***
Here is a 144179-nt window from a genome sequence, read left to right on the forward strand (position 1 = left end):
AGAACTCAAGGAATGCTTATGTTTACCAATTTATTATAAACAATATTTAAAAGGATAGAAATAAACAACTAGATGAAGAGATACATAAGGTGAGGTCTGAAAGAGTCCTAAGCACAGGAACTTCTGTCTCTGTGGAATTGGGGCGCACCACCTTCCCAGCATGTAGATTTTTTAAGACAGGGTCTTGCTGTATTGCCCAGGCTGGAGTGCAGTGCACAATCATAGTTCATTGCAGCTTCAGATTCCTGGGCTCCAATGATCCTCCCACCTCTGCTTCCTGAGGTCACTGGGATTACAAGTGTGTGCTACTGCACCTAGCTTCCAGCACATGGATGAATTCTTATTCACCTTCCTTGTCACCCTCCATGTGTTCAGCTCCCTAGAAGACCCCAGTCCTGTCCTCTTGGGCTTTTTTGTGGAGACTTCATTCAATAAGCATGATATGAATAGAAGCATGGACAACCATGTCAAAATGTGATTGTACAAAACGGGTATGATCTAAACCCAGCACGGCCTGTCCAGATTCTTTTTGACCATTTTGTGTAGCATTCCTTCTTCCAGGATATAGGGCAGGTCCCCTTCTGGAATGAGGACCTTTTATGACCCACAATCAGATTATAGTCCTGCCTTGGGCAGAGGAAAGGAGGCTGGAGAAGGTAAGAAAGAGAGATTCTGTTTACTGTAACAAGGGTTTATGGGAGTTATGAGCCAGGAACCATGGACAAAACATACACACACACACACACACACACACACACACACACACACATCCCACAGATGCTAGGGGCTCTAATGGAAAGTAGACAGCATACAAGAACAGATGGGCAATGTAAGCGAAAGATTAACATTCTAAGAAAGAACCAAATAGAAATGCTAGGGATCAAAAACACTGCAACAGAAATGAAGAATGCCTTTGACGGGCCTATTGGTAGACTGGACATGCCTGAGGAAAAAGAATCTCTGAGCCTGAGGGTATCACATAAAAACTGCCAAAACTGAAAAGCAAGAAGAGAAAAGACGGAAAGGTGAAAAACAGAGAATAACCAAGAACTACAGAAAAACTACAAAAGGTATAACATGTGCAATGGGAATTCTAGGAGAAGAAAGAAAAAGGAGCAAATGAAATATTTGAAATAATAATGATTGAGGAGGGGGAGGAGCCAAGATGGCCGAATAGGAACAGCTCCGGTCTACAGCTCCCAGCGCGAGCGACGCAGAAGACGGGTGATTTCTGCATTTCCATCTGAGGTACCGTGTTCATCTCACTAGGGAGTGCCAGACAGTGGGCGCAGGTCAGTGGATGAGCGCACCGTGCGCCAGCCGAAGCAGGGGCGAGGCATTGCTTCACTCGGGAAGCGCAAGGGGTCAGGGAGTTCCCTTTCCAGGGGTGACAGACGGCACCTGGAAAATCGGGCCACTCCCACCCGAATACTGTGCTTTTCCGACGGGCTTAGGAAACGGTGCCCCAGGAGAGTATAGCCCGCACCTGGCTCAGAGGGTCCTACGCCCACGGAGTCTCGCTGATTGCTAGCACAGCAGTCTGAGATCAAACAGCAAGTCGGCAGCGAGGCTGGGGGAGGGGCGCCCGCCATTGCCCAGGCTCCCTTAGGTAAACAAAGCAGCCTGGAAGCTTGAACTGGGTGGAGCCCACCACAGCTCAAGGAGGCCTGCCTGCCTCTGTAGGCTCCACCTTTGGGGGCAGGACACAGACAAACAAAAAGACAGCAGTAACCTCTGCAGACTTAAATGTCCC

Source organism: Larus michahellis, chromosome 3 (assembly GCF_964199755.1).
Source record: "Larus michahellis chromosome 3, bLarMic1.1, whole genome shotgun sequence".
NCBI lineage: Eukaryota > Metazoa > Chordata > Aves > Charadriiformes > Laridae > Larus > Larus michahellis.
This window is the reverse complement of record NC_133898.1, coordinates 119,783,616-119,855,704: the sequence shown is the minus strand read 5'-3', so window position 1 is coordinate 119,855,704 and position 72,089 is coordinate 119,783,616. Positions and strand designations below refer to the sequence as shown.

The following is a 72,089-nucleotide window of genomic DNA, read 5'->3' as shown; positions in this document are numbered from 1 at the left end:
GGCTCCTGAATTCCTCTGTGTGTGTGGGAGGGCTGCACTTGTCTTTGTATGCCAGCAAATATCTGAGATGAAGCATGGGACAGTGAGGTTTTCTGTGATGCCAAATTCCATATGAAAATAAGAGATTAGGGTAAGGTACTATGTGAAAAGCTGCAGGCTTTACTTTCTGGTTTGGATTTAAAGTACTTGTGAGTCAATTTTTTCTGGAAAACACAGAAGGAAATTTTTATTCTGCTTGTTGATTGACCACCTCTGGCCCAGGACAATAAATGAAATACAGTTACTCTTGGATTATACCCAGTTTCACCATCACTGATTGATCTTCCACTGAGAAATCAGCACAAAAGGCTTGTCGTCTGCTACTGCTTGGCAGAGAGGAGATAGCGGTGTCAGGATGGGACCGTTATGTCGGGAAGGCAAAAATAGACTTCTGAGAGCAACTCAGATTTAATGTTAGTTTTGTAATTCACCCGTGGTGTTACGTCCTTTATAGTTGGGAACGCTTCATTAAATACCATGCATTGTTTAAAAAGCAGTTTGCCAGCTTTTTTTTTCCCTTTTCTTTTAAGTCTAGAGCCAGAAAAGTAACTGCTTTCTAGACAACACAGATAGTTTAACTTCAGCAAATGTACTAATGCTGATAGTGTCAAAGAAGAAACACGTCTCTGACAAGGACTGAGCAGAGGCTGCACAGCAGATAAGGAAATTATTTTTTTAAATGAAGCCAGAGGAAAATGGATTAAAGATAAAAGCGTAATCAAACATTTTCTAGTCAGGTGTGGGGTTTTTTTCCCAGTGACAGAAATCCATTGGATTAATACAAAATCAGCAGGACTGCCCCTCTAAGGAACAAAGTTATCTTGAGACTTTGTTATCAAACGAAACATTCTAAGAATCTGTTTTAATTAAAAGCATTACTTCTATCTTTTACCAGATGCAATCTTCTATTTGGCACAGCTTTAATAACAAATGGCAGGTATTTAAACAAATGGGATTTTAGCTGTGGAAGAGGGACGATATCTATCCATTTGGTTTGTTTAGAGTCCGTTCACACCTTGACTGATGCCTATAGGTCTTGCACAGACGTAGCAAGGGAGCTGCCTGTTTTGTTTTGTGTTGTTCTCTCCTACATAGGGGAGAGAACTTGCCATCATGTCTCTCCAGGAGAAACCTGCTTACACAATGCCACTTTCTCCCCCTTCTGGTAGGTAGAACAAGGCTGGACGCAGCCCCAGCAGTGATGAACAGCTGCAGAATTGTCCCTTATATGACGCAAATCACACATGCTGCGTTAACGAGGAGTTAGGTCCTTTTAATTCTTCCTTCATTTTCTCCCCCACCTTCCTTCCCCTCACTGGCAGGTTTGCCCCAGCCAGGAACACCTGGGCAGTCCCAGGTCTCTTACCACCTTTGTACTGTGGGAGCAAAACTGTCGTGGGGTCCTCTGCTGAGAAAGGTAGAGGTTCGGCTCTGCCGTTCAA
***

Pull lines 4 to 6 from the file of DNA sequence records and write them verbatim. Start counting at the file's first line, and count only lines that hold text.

Source record: "Larus michahellis chromosome 3, bLarMic1.1, whole genome shotgun sequence".
NCBI lineage: Eukaryota > Metazoa > Chordata > Aves > Charadriiformes > Laridae > Larus > Larus michahellis.
This window is the reverse complement of record NC_133898.1, coordinates 119,783,616-119,855,704: the sequence shown is the minus strand read 5'-3', so window position 1 is coordinate 119,855,704 and position 72,089 is coordinate 119,783,616. Positions and strand designations below refer to the sequence as shown.